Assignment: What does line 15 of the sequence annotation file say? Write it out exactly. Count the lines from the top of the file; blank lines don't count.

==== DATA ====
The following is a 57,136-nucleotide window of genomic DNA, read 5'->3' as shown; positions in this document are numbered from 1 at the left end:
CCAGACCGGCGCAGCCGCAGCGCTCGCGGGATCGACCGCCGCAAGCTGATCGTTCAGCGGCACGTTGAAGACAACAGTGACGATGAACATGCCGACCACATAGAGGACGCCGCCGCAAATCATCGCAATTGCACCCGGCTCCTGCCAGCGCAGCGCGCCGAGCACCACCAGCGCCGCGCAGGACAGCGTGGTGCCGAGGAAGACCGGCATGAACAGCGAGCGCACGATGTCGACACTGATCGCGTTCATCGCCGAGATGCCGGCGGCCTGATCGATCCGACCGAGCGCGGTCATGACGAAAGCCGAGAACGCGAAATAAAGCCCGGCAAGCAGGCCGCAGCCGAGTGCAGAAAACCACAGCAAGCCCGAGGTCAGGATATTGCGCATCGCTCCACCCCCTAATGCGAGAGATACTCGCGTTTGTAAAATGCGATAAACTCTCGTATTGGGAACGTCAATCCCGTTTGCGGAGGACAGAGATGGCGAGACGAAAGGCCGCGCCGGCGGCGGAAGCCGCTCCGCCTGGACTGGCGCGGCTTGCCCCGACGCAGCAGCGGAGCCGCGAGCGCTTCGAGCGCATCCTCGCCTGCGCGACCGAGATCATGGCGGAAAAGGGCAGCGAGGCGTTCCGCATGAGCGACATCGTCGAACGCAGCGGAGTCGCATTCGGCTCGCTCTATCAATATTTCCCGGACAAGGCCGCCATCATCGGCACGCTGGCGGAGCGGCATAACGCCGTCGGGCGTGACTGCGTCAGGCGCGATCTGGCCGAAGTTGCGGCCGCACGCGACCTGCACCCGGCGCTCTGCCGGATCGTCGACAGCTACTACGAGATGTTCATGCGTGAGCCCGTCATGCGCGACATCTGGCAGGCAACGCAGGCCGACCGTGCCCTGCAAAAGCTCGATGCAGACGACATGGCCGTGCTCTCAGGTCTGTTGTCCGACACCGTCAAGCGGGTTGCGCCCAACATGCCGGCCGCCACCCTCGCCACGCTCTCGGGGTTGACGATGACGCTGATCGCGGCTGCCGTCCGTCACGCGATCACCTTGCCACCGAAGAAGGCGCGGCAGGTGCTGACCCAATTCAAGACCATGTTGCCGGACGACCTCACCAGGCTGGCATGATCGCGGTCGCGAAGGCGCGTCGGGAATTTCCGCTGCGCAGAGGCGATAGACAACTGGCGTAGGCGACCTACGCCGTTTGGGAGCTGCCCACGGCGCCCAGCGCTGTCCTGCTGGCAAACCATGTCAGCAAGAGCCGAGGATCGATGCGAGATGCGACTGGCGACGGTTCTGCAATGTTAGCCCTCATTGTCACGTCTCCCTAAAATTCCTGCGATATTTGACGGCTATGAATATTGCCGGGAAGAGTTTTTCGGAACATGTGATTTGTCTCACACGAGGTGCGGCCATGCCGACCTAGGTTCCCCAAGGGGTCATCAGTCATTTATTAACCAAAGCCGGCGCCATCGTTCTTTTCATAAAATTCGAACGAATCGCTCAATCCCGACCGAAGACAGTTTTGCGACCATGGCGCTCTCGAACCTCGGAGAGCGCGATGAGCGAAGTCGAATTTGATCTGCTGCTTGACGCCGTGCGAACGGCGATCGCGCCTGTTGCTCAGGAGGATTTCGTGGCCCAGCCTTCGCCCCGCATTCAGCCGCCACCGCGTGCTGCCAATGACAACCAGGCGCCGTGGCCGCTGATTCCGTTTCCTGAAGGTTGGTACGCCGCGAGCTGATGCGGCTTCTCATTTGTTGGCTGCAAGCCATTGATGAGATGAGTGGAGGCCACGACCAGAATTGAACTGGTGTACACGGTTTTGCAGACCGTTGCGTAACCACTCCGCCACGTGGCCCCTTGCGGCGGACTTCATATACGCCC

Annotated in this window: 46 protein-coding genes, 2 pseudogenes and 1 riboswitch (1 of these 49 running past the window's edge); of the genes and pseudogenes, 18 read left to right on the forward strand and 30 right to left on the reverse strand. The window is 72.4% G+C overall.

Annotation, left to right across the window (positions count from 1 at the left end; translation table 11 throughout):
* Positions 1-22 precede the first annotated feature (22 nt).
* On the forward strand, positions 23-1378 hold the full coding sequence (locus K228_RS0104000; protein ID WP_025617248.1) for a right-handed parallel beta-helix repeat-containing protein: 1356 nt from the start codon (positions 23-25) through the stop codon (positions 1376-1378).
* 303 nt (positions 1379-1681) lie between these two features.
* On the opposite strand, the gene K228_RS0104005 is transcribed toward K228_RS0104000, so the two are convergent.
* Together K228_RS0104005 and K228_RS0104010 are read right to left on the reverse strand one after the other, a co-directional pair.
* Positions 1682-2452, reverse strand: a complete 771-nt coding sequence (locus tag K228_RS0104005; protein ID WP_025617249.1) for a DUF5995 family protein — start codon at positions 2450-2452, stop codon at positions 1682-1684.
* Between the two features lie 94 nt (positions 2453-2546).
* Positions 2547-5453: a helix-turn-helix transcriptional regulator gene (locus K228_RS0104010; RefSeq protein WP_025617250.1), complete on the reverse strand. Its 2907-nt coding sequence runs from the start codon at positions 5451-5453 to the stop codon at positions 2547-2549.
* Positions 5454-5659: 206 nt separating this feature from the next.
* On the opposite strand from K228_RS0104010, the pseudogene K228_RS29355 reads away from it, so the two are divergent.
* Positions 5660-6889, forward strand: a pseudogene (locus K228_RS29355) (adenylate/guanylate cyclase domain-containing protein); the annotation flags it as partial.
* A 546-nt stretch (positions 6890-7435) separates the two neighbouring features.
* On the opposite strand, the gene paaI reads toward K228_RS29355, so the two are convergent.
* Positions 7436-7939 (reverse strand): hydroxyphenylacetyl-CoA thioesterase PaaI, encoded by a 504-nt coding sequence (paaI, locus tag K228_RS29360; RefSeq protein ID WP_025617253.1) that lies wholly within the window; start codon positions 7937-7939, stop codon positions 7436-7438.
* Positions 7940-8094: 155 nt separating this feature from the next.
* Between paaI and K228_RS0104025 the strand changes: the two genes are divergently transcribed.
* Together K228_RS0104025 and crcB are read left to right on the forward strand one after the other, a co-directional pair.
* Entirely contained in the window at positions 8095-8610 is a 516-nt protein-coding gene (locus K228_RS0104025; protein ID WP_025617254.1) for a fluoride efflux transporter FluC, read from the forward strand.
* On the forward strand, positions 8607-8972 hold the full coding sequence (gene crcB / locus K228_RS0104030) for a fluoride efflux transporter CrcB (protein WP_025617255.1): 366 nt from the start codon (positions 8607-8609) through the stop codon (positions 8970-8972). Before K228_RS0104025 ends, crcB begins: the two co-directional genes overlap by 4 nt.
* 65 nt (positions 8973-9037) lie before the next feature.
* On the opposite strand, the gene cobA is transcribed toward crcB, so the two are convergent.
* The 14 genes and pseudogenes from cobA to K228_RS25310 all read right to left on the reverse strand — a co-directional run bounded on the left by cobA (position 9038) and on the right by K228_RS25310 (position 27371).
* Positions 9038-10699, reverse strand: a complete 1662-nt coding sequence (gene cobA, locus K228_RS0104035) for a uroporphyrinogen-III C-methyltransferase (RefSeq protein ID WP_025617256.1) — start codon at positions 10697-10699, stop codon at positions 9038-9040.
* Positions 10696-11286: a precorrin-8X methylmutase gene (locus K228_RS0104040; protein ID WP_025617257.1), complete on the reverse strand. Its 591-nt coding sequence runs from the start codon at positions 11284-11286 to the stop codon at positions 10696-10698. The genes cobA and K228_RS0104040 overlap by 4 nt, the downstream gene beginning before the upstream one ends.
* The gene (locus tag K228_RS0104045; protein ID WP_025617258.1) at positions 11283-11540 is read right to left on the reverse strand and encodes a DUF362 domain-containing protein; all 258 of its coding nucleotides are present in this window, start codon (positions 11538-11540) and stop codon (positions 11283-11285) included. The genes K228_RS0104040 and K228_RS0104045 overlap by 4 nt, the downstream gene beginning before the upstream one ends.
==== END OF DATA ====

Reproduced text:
* Positions 5660-6889, forward strand: a pseudogene (locus K228_RS29355) (adenylate/guanylate cyclase domain-containing protein); the annotation flags it as partial.